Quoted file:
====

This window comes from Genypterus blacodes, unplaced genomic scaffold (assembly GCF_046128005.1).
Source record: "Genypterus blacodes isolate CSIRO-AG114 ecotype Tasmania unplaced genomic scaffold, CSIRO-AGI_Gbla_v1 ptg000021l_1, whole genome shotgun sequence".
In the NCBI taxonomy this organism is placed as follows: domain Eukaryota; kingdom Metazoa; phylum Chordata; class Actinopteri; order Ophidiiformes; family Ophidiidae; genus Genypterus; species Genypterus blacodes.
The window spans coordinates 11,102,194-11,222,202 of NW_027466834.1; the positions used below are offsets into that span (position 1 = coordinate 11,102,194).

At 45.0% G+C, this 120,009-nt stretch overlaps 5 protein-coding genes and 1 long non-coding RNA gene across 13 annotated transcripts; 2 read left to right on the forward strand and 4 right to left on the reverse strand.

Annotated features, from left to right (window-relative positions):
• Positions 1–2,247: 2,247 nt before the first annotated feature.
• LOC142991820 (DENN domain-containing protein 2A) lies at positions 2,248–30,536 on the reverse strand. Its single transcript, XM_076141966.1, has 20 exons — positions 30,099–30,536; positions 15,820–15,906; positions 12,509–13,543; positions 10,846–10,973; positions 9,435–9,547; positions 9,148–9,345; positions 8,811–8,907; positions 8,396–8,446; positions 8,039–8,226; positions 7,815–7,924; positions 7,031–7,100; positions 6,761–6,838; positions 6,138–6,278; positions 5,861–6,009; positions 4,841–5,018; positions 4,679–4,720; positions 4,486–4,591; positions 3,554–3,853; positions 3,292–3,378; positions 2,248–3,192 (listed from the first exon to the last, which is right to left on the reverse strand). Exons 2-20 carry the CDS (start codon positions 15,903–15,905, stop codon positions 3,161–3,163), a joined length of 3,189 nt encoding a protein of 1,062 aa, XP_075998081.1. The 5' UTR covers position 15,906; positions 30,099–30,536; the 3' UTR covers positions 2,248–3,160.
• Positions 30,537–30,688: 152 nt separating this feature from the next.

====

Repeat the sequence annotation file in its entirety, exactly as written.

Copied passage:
This window comes from Genypterus blacodes, unplaced genomic scaffold (assembly GCF_046128005.1).
Source record: "Genypterus blacodes isolate CSIRO-AG114 ecotype Tasmania unplaced genomic scaffold, CSIRO-AGI_Gbla_v1 ptg000021l_1, whole genome shotgun sequence".
In the NCBI taxonomy this organism is placed as follows: domain Eukaryota; kingdom Metazoa; phylum Chordata; class Actinopteri; order Ophidiiformes; family Ophidiidae; genus Genypterus; species Genypterus blacodes.
The window spans coordinates 11,102,194-11,222,202 of NW_027466834.1; the positions used below are offsets into that span (position 1 = coordinate 11,102,194).

At 45.0% G+C, this 120,009-nt stretch overlaps 5 protein-coding genes and 1 long non-coding RNA gene across 13 annotated transcripts; 2 read left to right on the forward strand and 4 right to left on the reverse strand.

Annotated features, from left to right (window-relative positions):
• Positions 1–2,247: 2,247 nt before the first annotated feature.
• LOC142991820 (DENN domain-containing protein 2A) lies at positions 2,248–30,536 on the reverse strand. Its single transcript, XM_076141966.1, has 20 exons — positions 30,099–30,536; positions 15,820–15,906; positions 12,509–13,543; positions 10,846–10,973; positions 9,435–9,547; positions 9,148–9,345; positions 8,811–8,907; positions 8,396–8,446; positions 8,039–8,226; positions 7,815–7,924; positions 7,031–7,100; positions 6,761–6,838; positions 6,138–6,278; positions 5,861–6,009; positions 4,841–5,018; positions 4,679–4,720; positions 4,486–4,591; positions 3,554–3,853; positions 3,292–3,378; positions 2,248–3,192 (listed from the first exon to the last, which is right to left on the reverse strand). Exons 2-20 carry the CDS (start codon positions 15,903–15,905, stop codon positions 3,161–3,163), a joined length of 3,189 nt encoding a protein of 1,062 aa, XP_075998081.1. The 5' UTR covers position 15,906; positions 30,099–30,536; the 3' UTR covers positions 2,248–3,160.
• Positions 30,537–30,688: 152 nt separating this feature from the next.